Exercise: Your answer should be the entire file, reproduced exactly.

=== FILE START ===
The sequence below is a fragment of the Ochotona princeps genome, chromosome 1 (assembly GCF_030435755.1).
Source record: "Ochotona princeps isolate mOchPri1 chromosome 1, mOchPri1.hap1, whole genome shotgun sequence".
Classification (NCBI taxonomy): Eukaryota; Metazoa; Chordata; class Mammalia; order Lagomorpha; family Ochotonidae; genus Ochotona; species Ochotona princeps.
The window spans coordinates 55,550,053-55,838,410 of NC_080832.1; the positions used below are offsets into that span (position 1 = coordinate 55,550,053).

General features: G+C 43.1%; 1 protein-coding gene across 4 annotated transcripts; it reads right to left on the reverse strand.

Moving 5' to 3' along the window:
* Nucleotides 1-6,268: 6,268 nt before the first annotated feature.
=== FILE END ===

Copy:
The sequence below is a fragment of the Ochotona princeps genome, chromosome 1 (assembly GCF_030435755.1).
Source record: "Ochotona princeps isolate mOchPri1 chromosome 1, mOchPri1.hap1, whole genome shotgun sequence".
Classification (NCBI taxonomy): Eukaryota; Metazoa; Chordata; class Mammalia; order Lagomorpha; family Ochotonidae; genus Ochotona; species Ochotona princeps.
The window spans coordinates 55,550,053-55,838,410 of NC_080832.1; the positions used below are offsets into that span (position 1 = coordinate 55,550,053).

General features: G+C 43.1%; 1 protein-coding gene across 4 annotated transcripts; it reads right to left on the reverse strand.

Moving 5' to 3' along the window:
* Nucleotides 1-6,268: 6,268 nt before the first annotated feature.